The sun shines over the pristine stillness. A giant witness sees across the Valley, hearing the hum of insects, a concert of bird sounds. The witness feels the oak trees and the grasses. The witness is still, you might say perfectly still.
There have been the comings and the goings. The witness knows the trees and grass, the animal life, the coming of the humans, first the native people who lived in harmony with the land. The natives were part of nature, too, but experienced and used their human bodies and human minds. They thought, they planned, they hunted. They built shelter. They used language, their coded vocalizations to communicate with one another. They spoke in bonded, close communion in their own tribes and also with those who were only a short remove, like cousins, in the neighboring tribes of the Valley and the region.
And then the Spanish came, the Spanish who were much louder, clanking along with their armor and with their imperfectly round wooden wheels. The lead group of Spanish were priests and soldiers. Later, there would be settlers. The Spanish also brought foreign natives to the Valley, those who had already fallen under the Spanish sword or spell. The Spanish contingent rolled into the Valley with their noise, their fair skin, and their hairy faces and bodies. They had clothes and metal helmets. The natives were near naked in the warmth of the Valley and their weapons were merely knives and spears, nothing that could explode from a distance and then blow a targeted animal or man to pieces. The natives were generally soft, with some variations to be sure, but they were not cruel, not domineering like the Spanish.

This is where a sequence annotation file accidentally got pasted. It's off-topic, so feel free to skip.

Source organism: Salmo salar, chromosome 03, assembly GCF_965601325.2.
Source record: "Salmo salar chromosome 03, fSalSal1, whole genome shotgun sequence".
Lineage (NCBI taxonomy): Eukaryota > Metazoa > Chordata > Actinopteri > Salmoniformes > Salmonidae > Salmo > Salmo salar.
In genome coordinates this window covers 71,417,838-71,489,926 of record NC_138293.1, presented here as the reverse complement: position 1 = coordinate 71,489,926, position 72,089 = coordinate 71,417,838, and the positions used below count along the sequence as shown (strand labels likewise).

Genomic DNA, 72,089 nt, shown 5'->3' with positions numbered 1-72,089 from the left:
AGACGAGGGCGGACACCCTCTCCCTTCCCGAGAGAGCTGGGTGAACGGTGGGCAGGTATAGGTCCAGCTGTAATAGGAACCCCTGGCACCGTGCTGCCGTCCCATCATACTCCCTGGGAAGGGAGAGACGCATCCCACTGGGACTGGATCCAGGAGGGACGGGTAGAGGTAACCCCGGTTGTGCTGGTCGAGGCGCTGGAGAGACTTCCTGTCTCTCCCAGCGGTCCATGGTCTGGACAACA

The priests led the procession, flanked by soldiers. They believed they were doing the work of God and of Jesus to civilize the savage souls and bring them into the benign light. For the purer of the priests, the great mission was to minister to the heathen. Yes, they were inferior—just look—and easy to overwhelm, but they had souls and could be put to meaningful work, learning and serving and helping establish the Spanish life with high dedication. Of course, there were corrupt priests who could see their advantage and there were the soldiers, schooled in a rougher life, who would take what they wanted if they could. This included the taking of women.
The first day the priests, using the tongues of their servants, spoke to the natives of God and the new and better life. The first night, the soldiers stayed in their encampment. They ate the meat of the local animal bounty and flat bread made from the meal that they brought from Mexico. They drank water from the creeks, but left the transported wine bottles laying in padded wooden cases untouched.
The second day, the soldiers eyed the bare breasted women, the maidens and the fecund young mothers. They looked with disdain upon the matrons and made jokes about them to each other. The second night the wine came out. The priests saw what was to be. They’d seen it before, but in the sometimes necessary violence of the whole enterprise, they allowed that these rough men would be who they are and would do what they would. The officers, the leaders of the soldiers, made little moral judgment other than perhaps an inner twitch. They understood that their men were men and that what they did with the poor subjects before them was a natural consequence of their drives and their opportunity. They had come all this way, which was not always easy, and so let them have their pleasure.
The wine flowed through the afternoon of the second day and in the twilight the soldiers, joking and laughing, walked in a body from their encampment to the native village, entering the gathering of huts under the oaks by the stream. The noises of the village were suddenly quieted. The danger and the fear were thick and present. The black cloud had come, and the stormy terrors were about to be unleashed.